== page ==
It seems hard to be writing about hope without sliding into platitudes. On every front, politically, economically, socially, environmentally, culturally we seem to be set on destructive pathways, and any positivity has to overcome a barrage of the negative. But the bloody-minded part of me is fighting not to be overwhelmed by all this bleakness and I’m supported in this by, amongst others, the little groups of sketchers who have been regularly gathering via Zoom. Unable to fulfil the urban sketching aim of ‘drawing the world one drawing at a time’ in its original sense, we’ve been finding all sorts of ways to explore and draw the world we are in, or would like to be in. Of course, it is all conducted online, with photos and Google maps and street views. It’s important though to remember that Google has it’s own particular perspective on the world, and to not take it too seriously.
I’m always interested in perspective. The Gloucestershire Urban Sketchers have been doing a series of ‘Perspective Challenges’, choosing a photo each week to stretch our ability to capture unusual angles and views. We started with classical perspective, straight lines, vanishing points and all – looking upwards at skyscrapers, down narrow descending pathways, up at looming bridges. Even translating a two dimensional photo into a sketch can be challenging with these sorts of subjects.
But in the end it seems to me a rigid and unsatisfying way to look at the world, and it has driven me back to re-reading David Hockney talking about perspective. So many years of exposure to photography have almost convinced us that we really do see the world in the same ways as a camera. In fact our eyes work differently from a camera lens, giving us a much more fluid, partial, fragmented view as they scan the surroundings, and many artists have tried to capture that.
“Most people feel that the world looks like the photograph. I believe it almost does, but not quite. And that little bit makes all the difference” *
Having two eyes means we can see more than one view at a time. I was talking with another group facilitator about working online, who mentioned that in a real time group, it seemed possible to focus both on the group as a whole and on particular members at the same time. Online it seemed more difficult – switching from gallery to speaker view meant losing clear visual contact with the whole group.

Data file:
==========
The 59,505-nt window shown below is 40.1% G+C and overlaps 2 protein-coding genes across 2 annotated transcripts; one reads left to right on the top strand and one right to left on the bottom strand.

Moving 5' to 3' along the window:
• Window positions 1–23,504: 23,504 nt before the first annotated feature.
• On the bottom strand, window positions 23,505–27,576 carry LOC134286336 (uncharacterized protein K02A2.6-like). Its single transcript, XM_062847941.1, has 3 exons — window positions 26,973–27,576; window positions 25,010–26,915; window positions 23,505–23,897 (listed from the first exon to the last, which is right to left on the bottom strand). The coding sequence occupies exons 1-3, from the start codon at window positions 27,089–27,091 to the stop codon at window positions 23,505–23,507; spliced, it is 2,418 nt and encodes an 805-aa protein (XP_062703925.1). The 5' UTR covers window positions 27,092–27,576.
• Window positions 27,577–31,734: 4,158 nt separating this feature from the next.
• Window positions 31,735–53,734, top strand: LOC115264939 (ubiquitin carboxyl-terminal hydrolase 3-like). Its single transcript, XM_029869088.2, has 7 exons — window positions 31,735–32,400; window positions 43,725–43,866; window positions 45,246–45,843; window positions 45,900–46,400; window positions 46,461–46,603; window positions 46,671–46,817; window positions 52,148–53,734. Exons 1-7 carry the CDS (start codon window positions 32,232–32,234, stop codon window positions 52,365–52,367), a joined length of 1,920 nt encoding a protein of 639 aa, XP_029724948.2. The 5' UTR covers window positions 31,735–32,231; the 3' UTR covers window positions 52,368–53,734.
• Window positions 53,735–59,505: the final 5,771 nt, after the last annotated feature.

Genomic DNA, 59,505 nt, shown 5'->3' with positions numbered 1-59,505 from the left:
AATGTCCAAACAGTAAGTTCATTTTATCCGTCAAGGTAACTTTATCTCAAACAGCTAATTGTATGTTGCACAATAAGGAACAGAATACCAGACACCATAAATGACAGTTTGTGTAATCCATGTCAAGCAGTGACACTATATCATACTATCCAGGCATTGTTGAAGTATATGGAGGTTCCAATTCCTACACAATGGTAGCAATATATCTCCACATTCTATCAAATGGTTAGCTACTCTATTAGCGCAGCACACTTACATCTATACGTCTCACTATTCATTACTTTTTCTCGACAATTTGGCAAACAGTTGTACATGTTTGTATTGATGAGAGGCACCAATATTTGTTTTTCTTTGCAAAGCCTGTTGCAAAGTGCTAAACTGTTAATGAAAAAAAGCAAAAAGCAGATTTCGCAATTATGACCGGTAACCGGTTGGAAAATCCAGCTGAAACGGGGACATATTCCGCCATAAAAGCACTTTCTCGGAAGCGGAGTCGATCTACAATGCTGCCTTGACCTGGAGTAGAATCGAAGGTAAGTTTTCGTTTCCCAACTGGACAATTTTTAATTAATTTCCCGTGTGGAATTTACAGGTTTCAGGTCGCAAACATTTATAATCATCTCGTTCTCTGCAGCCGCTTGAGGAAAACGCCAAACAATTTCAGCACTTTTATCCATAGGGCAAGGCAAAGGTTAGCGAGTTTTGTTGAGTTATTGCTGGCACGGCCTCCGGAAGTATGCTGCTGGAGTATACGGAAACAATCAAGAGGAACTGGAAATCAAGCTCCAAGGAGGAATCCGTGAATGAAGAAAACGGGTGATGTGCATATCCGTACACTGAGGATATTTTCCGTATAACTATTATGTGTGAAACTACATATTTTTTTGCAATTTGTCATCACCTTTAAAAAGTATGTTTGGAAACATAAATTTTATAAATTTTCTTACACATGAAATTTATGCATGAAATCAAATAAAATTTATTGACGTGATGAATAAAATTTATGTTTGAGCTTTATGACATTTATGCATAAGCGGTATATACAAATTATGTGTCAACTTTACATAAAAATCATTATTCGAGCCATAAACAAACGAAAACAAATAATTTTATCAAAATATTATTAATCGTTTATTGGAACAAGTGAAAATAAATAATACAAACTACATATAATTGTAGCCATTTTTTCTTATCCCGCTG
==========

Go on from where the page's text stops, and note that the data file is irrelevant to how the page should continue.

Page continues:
Despite our own experience, however, the acceptable way to see the world and reproduce it in our popular culture is to use classical perspective. Drawings are commonly judged by their representational accuracy, which is translated as adherence to this particular way of seeing the world. Difference is often criticized as ignorance, naivety, or lack of skill. Who knew Picasso could ‘really’ draw??
Any rigid adherence to one perspective seems particularly problematic right now. It’s one of the depressing features of life now, where nationalism and sectionalism have become more pervasive and more violent. Even in the small world of urban sketching we need to stay open to multiple ways of seeing and representing what we think we see. Retreating into nationalism cuts us off from other traditions that look at the world differently. Japanese and Chinese painting have a very different take on perspective, for example; so too does Native American, Aboriginal and Maori art. So do many painters, sculptors, printers, both past and present, who can help prise us out of our preferred mind-set if we let them.
- A History of Pictures David Hockney and Martin Gayford 2016 p.73